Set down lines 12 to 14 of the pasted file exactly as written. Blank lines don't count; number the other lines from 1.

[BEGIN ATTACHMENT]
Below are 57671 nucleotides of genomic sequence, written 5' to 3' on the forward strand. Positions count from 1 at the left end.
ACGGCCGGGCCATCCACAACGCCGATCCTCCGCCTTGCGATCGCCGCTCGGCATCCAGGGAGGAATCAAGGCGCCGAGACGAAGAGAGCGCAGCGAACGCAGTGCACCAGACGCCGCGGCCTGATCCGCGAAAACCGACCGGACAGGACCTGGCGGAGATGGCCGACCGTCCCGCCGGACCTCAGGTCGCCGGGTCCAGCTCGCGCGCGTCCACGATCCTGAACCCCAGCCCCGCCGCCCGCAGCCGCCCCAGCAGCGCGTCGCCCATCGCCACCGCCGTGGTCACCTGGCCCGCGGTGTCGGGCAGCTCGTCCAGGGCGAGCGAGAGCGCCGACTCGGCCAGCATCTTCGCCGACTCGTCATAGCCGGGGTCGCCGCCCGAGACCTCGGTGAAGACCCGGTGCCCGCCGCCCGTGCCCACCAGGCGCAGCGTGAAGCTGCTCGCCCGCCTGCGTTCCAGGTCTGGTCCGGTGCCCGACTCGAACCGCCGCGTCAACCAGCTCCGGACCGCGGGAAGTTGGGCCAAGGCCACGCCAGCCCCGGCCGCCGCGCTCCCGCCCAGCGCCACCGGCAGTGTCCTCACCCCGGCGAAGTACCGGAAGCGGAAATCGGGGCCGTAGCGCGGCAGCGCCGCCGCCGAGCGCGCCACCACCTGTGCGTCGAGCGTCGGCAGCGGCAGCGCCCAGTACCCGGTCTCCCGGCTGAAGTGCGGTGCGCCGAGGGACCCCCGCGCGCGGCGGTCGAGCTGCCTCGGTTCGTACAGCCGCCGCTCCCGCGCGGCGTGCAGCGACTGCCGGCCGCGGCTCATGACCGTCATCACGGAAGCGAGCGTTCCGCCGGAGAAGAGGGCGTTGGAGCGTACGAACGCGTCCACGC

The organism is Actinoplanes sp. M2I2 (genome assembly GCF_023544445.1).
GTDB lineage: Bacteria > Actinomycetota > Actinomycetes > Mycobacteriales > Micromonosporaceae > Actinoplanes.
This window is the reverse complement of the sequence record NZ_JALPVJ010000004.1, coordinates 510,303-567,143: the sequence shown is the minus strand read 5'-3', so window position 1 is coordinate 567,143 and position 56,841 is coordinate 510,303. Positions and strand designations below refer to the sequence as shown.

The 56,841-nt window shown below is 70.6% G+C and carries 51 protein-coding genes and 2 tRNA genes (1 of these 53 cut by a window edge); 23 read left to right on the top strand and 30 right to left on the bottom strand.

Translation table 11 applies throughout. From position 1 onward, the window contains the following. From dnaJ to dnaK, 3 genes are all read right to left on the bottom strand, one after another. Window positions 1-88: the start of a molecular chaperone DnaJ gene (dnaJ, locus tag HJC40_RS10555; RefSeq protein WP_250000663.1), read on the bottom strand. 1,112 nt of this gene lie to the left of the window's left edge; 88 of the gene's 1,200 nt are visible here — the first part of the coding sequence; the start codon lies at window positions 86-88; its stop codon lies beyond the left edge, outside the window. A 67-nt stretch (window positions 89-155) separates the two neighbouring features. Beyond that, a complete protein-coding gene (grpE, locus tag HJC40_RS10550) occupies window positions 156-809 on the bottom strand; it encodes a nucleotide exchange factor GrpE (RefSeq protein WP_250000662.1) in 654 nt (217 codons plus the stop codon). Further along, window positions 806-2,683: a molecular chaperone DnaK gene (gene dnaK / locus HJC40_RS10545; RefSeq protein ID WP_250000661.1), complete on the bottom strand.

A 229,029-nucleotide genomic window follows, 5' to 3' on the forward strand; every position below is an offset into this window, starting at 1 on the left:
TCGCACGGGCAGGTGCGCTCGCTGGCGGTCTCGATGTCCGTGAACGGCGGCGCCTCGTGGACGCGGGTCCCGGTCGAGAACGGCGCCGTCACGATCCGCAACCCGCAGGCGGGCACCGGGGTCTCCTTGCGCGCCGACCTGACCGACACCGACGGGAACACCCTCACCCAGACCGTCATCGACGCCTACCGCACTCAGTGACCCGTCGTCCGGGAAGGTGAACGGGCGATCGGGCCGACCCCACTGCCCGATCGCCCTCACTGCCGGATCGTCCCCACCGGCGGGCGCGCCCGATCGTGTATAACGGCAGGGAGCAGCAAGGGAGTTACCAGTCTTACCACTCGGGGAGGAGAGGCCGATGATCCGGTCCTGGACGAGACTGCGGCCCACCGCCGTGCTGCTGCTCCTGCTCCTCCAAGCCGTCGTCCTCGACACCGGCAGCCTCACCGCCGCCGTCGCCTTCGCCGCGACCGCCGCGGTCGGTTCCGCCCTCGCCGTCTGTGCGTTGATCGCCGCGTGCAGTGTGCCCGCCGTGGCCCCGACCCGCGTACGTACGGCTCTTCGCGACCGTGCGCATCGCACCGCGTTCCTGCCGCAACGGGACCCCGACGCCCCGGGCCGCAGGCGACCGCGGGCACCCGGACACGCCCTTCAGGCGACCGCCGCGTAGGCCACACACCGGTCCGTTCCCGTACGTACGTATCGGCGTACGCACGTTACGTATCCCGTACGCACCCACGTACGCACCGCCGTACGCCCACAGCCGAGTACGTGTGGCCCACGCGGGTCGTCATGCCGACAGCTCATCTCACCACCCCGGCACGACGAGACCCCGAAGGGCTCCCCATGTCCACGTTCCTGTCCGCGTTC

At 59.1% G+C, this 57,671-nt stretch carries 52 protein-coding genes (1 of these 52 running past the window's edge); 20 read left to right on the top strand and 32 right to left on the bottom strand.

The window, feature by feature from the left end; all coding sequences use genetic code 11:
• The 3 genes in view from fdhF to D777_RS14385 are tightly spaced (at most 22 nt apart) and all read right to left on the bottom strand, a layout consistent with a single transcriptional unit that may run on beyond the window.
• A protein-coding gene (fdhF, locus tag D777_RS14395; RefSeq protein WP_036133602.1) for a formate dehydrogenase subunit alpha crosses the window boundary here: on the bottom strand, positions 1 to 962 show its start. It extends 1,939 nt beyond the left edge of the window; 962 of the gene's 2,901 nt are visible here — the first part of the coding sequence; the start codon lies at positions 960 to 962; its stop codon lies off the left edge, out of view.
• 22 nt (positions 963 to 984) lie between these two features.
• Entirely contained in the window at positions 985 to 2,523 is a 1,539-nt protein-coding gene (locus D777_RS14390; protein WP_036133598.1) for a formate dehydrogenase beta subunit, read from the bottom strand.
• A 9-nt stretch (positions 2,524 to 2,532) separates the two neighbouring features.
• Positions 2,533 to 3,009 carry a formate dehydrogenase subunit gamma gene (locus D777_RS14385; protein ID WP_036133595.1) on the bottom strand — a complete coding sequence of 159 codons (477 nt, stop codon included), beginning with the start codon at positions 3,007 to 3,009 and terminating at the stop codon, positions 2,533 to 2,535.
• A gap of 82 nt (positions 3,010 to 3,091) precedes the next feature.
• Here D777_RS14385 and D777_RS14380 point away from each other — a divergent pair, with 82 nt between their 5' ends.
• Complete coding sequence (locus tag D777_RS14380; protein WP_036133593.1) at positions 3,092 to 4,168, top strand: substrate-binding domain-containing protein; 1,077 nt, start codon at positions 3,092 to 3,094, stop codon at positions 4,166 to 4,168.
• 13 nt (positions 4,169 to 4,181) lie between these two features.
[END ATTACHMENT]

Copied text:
• The 3 genes in view from fdhF to D777_RS14385 are tightly spaced (at most 22 nt apart) and all read right to left on the bottom strand, a layout consistent with a single transcriptional unit that may run on beyond the window.
• A protein-coding gene (fdhF, locus tag D777_RS14395; RefSeq protein WP_036133602.1) for a formate dehydrogenase subunit alpha crosses the window boundary here: on the bottom strand, positions 1 to 962 show its start. It extends 1,939 nt beyond the left edge of the window; 962 of the gene's 2,901 nt are visible here — the first part of the coding sequence; the start codon lies at positions 960 to 962; its stop codon lies off the left edge, out of view.
• 22 nt (positions 963 to 984) lie between these two features.